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Travel to Vaishali
 

Vaishali - The Destination

 
Ashoka Pillar, Vaishali

A place holy to Buddhists as well as Jains, Vaishali has the distinction of being the capital of one of the first republics in the world run by the Lichchavis. The place derives its name from King Visala of Ramayana. This is the same place where Lord Buddha preached his last sermon and announced his approaching Nirvana. Lord Mahavira, the 24th Jain Tirthankara, was born here in Kundligrama (Vaishali) in 599 B.C. The main attraction is the newly built Vishwa Shanti Stupa, the Ashokan pillars, and a host of other structures related to Buddhism  and  Jainism . Vaishali  today  is a small village bounded by

banana and mango groves and rice fields. But excavations in the area have brought to light an impressive historical past. The epic Ramayana tells the story of the heroic King Vishal who ruled here. Historians believe that one of the world's first democratic republics with an elected assembly of representatives flourished here in the 6th century B.C. in the time of the Vajjis and the Lichhavis. And while Pataliputra, capital of the Mauryas and the Guptas, held political sway over the Gangetic plain, Vaishali was a rich centre for trade and industry.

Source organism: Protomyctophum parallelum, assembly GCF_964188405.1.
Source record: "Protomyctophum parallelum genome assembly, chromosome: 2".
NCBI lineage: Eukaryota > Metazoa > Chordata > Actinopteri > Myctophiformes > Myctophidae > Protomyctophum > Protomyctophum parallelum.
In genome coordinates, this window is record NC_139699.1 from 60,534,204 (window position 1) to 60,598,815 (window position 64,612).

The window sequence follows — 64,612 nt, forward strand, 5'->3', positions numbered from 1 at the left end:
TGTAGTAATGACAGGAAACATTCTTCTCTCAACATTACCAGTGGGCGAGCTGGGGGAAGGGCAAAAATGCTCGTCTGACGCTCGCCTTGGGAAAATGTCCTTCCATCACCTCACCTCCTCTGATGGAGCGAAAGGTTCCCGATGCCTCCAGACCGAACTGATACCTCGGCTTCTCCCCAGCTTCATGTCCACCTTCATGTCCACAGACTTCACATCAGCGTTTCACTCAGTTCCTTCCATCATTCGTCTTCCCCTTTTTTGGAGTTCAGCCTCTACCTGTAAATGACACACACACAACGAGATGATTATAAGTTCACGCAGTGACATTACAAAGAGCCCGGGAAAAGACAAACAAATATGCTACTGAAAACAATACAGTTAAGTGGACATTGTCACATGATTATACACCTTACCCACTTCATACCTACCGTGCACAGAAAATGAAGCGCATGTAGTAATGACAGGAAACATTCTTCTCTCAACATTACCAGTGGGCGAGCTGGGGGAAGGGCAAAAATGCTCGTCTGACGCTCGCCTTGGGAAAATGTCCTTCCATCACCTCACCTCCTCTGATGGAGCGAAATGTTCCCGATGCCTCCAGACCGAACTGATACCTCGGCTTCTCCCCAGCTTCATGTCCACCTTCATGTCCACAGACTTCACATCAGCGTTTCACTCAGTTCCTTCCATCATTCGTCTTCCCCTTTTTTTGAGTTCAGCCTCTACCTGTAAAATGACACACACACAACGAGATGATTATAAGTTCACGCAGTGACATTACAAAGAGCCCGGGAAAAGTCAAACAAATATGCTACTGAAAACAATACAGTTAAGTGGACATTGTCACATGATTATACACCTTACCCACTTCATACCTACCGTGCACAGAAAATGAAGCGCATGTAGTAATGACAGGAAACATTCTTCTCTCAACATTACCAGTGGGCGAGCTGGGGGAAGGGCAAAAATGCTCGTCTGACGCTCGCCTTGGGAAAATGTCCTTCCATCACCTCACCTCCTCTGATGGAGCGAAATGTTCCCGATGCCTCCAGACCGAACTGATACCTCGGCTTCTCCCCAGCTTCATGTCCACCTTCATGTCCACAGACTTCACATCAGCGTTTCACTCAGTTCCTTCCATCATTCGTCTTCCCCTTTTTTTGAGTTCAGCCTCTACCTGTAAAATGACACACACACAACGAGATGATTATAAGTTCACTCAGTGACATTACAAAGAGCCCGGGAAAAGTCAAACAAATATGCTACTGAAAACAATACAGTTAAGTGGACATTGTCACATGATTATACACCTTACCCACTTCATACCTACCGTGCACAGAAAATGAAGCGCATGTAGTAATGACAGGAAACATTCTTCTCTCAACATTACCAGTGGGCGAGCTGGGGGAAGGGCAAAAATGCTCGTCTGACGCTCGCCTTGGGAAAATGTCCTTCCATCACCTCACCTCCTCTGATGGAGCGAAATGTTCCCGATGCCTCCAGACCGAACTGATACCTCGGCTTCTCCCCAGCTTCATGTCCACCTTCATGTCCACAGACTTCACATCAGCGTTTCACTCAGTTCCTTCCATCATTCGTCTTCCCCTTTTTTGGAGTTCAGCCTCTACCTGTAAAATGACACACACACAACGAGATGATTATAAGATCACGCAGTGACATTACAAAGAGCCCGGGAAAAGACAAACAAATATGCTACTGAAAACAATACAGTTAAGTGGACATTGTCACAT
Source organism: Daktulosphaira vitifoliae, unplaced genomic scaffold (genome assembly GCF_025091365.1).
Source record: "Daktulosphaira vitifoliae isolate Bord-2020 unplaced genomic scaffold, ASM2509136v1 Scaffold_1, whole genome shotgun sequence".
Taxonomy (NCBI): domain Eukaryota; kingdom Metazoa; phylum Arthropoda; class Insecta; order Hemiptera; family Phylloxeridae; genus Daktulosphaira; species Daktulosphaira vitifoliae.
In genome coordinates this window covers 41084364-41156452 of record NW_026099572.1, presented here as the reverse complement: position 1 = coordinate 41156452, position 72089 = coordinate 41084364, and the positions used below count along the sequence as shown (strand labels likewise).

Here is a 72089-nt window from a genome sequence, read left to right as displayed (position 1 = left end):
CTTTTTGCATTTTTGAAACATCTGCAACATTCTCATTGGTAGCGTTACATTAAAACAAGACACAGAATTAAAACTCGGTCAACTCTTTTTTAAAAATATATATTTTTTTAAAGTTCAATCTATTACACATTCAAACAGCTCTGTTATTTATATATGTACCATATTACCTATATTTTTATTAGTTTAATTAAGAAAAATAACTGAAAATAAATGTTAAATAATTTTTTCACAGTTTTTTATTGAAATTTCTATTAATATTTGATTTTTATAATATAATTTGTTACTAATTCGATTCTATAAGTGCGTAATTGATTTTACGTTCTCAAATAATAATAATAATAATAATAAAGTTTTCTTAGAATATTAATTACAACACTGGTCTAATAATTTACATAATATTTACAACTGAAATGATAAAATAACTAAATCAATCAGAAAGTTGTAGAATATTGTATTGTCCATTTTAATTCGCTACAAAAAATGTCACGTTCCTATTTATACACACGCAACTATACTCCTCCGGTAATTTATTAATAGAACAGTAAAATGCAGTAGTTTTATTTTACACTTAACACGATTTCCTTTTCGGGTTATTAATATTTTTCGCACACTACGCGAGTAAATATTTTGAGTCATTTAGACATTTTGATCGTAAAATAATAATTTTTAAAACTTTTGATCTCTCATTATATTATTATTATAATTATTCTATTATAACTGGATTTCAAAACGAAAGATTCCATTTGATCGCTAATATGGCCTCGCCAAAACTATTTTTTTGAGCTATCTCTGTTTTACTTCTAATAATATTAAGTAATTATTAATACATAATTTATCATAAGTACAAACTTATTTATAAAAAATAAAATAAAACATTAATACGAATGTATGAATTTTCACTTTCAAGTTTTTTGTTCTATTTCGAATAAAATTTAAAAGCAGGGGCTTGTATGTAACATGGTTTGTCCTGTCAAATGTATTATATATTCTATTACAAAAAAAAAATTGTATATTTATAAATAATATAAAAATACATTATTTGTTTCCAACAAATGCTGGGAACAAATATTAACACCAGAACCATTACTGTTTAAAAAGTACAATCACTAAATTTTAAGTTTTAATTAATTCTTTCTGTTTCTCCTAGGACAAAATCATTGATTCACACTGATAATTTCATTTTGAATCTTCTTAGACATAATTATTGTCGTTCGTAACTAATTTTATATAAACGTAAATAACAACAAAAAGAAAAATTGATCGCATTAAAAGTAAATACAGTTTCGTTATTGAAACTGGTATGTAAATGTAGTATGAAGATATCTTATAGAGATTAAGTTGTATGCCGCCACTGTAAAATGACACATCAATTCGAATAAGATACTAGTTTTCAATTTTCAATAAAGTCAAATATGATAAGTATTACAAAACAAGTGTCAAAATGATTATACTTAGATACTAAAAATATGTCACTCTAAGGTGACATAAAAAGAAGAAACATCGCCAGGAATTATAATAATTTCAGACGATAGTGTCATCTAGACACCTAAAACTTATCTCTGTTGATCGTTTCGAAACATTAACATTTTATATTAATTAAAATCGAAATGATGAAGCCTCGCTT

Vaishali is also famous as the land of Ambapali, the great Indian dancer who is related to many folktales. Ambapali was a beautiful and talented courtesan, who later took sanyas to follow the path of the Buddha.
Vaishali - Facts at a Glance

State : Bihar
Temperature : 27°C-40°C (Summer)
08° C-20°C (Winter)
Best Season : October-March

History of Vaishali


Believed to be the first republic in the world, Vaishali has taken its name from King Vishal of the Mahabharat age. He is said to have constructed a great fort here, which is now in ruins. Vaishali is a great Buddhist pilgrimage and also the birthplace of Lord Mahavira. It is said that the Buddha visited this place thrice and spent quite a long time here. The Buddha also delivered his last sermon at Vaishali and had announced his Nirvana here. To commemorate the visits by Lord Buddha, Emperor Ashoka, in the third century B.C. erected one of his famous lion pillars here. A hundred years after the mahaparinirvana of the Buddha - Vaishali hosted the second great Buddhist council. Two stupas were erected to commemorate this event.
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